How To Thrift Shop Like a Professional  

How To Thrift Shop Like a Professional  


The average amount of clothing brought to a landfill over the course of a year amounts to roughly 26 billion pounds per year. It takes about 400 gallons of water to make one shirt, while a pair of jeans needs at least 1,800 gallons. Now combine those two statistics. Think about how much water is wasted over time. Why produce more clothing knowing that 26 billion pounds per year will end up in landfills all over the world? The answer is money. Money is the reason for arguably every environmental challenge we face today. The companies producing these mass quantities of t-shirts do not care about the long-term effects on our only planet. But just because they don’t, does not mean that you should follow in their footsteps.

You can do a number of things to help eliminate the waste being dumped in the landfills and oceans every day. Besides the basic environmental awareness practices like using reusable products, picking up garbage, and recycling, there are other ways that you can help create a more sustainable planet. You can help save our only home by being mindful of the statistics above when you shop for clothing. Shopping at thrift stores or thrift websites is not only a win for the environment but also for your wallet. Now, I am not saying that you should only shop at thrift stores from this point forward. However, you may be surprised once you learn the ropes of a thrift store just how enjoyable the experience is. 


Thrifting Apps:

Thrift shopping has become all the craze over the past few years so it’s no surprise that you can now thrift shop online with apps like Depop, Poshmark, and ThreadUp. These apps eliminate the overwhelming nature of a thrift store. You can search for a specific item based on your price range, size, style, occasion, and so much more. The difference between using these apps and going to a physical store is that you can expect to pay more when purchasing through the apps. The seller can be anyone who has unwanted clothing they are looking to get rid of. The percentage you make on each sale as the seller will differ from app to app. The app will take a cut of your sale, so the seller will mark up the item as much as they can to make the most on each sale. However, the price is not set in stone. Most apps will allow you to negotiate the cost of the item with the seller. Do not underbid them! Keep in mind that you will have to pay an additional fee for shipping that the seller does not profit from. Although they have the item listed for $20, they might only make $15, and you might pay $28. Think about it from the seller’s perspective when you are negotiating on items.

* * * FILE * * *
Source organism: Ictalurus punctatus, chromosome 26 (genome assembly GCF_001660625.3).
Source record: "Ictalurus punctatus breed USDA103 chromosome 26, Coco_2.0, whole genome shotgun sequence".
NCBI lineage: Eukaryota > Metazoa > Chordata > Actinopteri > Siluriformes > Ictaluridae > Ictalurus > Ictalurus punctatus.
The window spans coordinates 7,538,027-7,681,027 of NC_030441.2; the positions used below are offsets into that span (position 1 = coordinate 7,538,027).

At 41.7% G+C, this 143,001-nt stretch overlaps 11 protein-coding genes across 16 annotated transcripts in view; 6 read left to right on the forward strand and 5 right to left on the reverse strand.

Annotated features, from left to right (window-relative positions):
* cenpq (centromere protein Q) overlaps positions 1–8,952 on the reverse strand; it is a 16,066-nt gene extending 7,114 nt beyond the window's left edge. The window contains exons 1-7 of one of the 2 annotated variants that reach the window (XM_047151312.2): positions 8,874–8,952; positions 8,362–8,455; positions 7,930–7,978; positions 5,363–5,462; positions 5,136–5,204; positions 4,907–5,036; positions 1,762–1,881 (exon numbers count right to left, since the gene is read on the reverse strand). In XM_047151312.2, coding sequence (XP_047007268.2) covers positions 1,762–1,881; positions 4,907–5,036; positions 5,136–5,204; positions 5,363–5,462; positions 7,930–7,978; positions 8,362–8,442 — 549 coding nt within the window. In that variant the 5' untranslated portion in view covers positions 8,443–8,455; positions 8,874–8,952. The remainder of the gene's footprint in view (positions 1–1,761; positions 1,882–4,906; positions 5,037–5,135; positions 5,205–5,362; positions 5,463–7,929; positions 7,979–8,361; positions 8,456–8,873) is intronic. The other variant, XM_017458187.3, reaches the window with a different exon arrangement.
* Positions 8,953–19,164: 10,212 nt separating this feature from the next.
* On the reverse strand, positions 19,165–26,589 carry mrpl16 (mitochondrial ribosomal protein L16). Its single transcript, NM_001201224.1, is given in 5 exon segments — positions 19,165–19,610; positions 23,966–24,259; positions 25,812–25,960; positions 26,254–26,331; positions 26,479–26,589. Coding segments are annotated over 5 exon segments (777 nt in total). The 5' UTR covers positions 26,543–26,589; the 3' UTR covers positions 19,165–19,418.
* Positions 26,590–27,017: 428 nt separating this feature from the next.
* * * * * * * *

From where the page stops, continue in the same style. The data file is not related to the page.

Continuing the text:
How to find a good thrift store

Of course, there is the famous Goodwill which is always a good option when you look at it from an environmental perspective. Because it is so well known, it is usually the first place that I used to consider when donating clothes. However, I stopped bringing my items to Goodwill stores when I found out that less than one-eighth of the companies profits go to job-related programs, as they claim. Shopping at Goodwill is not a crime. However, if you are looking to shop at or donate to a thrift store, you may want to consider checking out your local thrift stores. The non-chain thrift stores are more likely to be owned and operated on a local level. These are the businesses that rely on your business to provide for their families. To learn about the importance of supporting local read this article from Nature Hub: 


How to find good pieces while shopping: 

The key finding that perfect thrifted item is not to limit yourself. No, this is not a motivational speech. What I mean is not to limit the sections that you look in. If you normally wear a size six, don’t just look in the size six section. Look in sizes four, five, seven, and eight. Keep in mind that these items are either gently used or worn in and sometimes come in without a size tag. Therefore, the employees are left with making their best judgment when putting it out on display. My favorite pants came from a section that was two sizes too small for me and they came with the retail tags still attached! It is beneficial to look in the surrounding sizes and look in the opposite gender’s section. This is my ultimate thrifting hack: if you are a female looking for oversized flannels and graphic tees, the men’s section is where you can score big. There are times when I go thrifting and don’t even walk through the isles of women’s clothing because of all of the goodies I can find in the men’s section.


Whether you are thrifting for financial reasons or sustainability, you can apply these hacks next time you need to indulge in retail therapy. Follow the link for a list of the best locally-owned thrift stores in Houston: